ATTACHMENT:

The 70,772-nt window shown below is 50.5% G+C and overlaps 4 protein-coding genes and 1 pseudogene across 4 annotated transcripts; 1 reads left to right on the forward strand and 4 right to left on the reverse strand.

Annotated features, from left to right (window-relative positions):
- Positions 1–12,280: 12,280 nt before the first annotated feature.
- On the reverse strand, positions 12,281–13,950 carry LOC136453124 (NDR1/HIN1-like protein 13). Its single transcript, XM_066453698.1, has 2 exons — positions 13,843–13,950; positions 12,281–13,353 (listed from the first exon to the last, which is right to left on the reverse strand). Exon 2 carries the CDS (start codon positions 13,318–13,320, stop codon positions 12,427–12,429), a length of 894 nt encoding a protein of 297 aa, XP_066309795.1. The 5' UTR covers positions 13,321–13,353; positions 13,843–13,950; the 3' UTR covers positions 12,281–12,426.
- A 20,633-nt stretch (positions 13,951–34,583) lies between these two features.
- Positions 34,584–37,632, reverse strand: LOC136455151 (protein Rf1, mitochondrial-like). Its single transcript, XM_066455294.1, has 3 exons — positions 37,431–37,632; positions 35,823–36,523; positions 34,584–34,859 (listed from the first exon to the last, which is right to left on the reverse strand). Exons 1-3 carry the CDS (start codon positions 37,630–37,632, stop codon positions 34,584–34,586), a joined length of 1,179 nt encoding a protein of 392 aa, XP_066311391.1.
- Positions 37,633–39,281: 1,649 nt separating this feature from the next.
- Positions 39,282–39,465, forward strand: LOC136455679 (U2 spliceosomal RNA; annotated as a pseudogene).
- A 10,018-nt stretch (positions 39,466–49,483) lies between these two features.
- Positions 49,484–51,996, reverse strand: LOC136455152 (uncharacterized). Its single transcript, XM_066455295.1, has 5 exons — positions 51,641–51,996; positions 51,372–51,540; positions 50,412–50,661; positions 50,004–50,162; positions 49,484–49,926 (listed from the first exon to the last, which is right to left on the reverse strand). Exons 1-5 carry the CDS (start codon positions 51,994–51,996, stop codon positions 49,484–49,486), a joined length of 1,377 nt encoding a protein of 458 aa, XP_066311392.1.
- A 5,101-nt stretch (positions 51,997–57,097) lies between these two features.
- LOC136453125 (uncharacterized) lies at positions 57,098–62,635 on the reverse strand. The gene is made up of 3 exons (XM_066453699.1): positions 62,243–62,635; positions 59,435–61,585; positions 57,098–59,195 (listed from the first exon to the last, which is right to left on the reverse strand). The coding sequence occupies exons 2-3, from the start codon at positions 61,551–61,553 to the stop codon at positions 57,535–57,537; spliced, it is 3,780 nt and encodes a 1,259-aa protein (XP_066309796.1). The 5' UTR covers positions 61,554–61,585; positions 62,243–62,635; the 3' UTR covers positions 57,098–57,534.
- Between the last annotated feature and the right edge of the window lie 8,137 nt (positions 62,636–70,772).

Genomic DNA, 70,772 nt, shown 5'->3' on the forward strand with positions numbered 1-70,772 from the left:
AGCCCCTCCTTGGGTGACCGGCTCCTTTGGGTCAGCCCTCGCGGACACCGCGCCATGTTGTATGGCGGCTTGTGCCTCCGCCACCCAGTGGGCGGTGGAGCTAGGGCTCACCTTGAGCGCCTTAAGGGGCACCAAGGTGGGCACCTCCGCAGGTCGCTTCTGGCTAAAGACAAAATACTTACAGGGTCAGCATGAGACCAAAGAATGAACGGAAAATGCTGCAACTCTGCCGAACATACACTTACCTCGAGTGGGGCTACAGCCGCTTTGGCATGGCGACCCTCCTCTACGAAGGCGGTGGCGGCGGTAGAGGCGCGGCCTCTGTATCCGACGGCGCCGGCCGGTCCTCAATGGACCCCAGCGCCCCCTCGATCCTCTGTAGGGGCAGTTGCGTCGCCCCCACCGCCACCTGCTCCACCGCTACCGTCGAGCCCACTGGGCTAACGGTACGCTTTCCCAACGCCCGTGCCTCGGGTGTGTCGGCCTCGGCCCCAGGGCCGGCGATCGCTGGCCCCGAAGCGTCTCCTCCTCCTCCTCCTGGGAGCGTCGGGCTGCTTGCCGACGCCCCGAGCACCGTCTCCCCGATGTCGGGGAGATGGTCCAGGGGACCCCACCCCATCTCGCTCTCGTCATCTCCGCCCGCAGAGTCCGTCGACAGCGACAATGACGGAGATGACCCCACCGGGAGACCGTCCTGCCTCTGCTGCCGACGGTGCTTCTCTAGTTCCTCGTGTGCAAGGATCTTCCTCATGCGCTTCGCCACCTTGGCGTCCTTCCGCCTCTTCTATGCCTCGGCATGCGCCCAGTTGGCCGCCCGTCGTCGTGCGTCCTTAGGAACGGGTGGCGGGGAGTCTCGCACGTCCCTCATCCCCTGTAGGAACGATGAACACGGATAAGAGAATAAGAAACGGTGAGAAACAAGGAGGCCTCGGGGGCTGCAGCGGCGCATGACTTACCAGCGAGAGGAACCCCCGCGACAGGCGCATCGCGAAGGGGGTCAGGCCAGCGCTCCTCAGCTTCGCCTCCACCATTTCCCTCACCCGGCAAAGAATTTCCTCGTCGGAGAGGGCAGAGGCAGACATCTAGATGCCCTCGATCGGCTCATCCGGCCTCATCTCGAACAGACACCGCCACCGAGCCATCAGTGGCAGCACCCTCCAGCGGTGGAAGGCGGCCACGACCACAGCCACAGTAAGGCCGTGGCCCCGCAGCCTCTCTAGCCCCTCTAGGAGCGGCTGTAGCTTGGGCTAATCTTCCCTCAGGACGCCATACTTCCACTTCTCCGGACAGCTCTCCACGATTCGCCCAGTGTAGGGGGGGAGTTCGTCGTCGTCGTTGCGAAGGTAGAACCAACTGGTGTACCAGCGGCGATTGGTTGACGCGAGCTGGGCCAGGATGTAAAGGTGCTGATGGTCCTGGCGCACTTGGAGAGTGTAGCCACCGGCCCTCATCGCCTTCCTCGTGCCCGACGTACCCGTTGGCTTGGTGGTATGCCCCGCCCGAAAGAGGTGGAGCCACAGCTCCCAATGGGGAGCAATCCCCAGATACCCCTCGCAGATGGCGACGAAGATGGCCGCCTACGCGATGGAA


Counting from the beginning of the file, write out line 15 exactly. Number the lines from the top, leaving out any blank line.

AGCCCCTCCTTGGGTGACCGGCTCCTTTGGGTCAGCCCTCGCGGACACCGCGCCATGTTGTATGGCGGCTTGTGCCTCCGCCACCCAGTGGGCGGTGGAGCTAGGGCTCACCTTGAGCGCCTTAAGGGGCACCAAGGTGGGCACCTCCGCAGGTCGCTTCTGGCTAAAGACAAAATACTTACAGGGTCAGCATGAGACCAAAGAATGAACGGAAAATGCTGCAACTCTGCCGAACATACACTTACCTCGAGTGGGGCTACAGCCGCTTTGGCATGGCGACCCTCCTCTACGAAGGCGGTGGCGGCGGTAGAGGCGCGGCCTCTGTATCCGACGGCGCCGGCCGGTCCTCAATGGACCCCAGCGCCCCCTCGATCCTCTGTAGGGGCAGTTGCGTCGCCCCCACCGCCACCTGCTCCACCGCTACCGTCGAGCCCACTGGGCTAACGGTACGCTTTCCCAACGCCCGTGCCTCGGGTGTGTCGGCCTCGGCCCCAGGGCCGGCGATCGCTGGCCCCGAAGCGTCTCCTCCTCCTCCTCCTGGGAGCGTCGGGCTGCTTGCCGACGCCCCGAGCACCGTCTCCCCGATGTCGGGGAGATGGTCCAGGGGACCCCACCCCATCTCGCTCTCGTCATCTCCGCCCGCAGAGTCCGTCGACAGCGACAATGACGGAGATGACCCCACCGGGAGACCGTCCTGCCTCTGCTGCCGACGGTGCTTCTCTAGTTCCTCGTGTGCAAGGATCTTCCTCATGCGCTTCGCCACCTTGGCGTCCTTCCGCCTCTTCTATGCCTCGGCATGCGCCCAGTTGGCCGCCCGTCGTCGTGCGTCCTTAGGAACGGGTGGCGGGGAGTCTCGCACGTCCCTCATCCCCTGTAGGAACGATGAACACGGATAAGAGAATAAGAAACGGTGAGAAACAAGGAGGCCTCGGGGGCTGCAGCGGCGCATGACTTACCAGCGAGAGGAACCCCCGCGACAGGCGCATCGCGAAGGGGGTCAGGCCAGCGCTCCTCAGCTTCGCCTCCACCATTTCCCTCACCCGGCAAAGAATTTCCTCGTCGGAGAGGGCAGAGGCAGACATCTAGATGCCCTCGATCGGCTCATCCGGCCTCATCTCGAACAGACACCGCCACCGAGCCATCAGTGGCAGCACCCTCCAGCGGTGGAAGGCGGCCACGACCACAGCCACAGTAAGGCCGTGGCCCCGCAGCCTCTCTAGCCCCTCTAGGAGCGGCTGTAGCTTGGGCTAATCTTCCCTCAGGACGCCATACTTCCACTTCTCCGGACAGCTCTCCACGATTCGCCCAGTGTAGGGGGGGAGTTCGTCGTCGTCGTTGCGAAGGTAGAACCAACTGGTGTACCAGCGGCGATTGGTTGACGCGAGCTGGGCCAGGATGTAAAGGTGCTGATGGTCCTGGCGCACTTGGAGAGTGTAGCCACCGGCCCTCATCGCCTTCCTCGTGCCCGACGTACCCGTTGGCTTGGTGGTATGCCCCGCCCGAAAGAGGTGGAGCCACAGCTCCCAATGGGGAGCAATCCCCAGATACCCCTCGCAGATGGCGACGAAGATGGCCGCCTACGCGATGGAA